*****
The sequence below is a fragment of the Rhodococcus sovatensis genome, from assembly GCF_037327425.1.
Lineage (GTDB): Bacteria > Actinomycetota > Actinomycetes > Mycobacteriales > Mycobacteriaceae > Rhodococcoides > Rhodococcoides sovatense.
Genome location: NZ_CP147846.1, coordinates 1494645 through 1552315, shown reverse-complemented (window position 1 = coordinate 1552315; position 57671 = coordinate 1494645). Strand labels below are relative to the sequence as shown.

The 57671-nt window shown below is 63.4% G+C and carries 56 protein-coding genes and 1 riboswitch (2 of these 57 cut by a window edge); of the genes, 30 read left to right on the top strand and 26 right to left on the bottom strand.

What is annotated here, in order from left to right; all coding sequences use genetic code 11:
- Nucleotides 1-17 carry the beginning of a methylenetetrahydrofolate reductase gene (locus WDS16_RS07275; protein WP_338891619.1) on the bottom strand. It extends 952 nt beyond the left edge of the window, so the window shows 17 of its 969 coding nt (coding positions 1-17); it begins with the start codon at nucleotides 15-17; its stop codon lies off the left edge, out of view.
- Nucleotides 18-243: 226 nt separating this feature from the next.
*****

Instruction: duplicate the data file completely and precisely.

The sequence below is a fragment of the Rhodococcus sovatensis genome, from assembly GCF_037327425.1.
Lineage (GTDB): Bacteria > Actinomycetota > Actinomycetes > Mycobacteriales > Mycobacteriaceae > Rhodococcoides > Rhodococcoides sovatense.
Genome location: NZ_CP147846.1, coordinates 1494645 through 1552315, shown reverse-complemented (window position 1 = coordinate 1552315; position 57671 = coordinate 1494645). Strand labels below are relative to the sequence as shown.

The 57671-nt window shown below is 63.4% G+C and carries 56 protein-coding genes and 1 riboswitch (2 of these 57 cut by a window edge); of the genes, 30 read left to right on the top strand and 26 right to left on the bottom strand.

What is annotated here, in order from left to right; all coding sequences use genetic code 11:
- Nucleotides 1-17 carry the beginning of a methylenetetrahydrofolate reductase gene (locus WDS16_RS07275; protein WP_338891619.1) on the bottom strand. It extends 952 nt beyond the left edge of the window, so the window shows 17 of its 969 coding nt (coding positions 1-17); it begins with the start codon at nucleotides 15-17; its stop codon lies off the left edge, out of view.
- Nucleotides 18-243: 226 nt separating this feature from the next.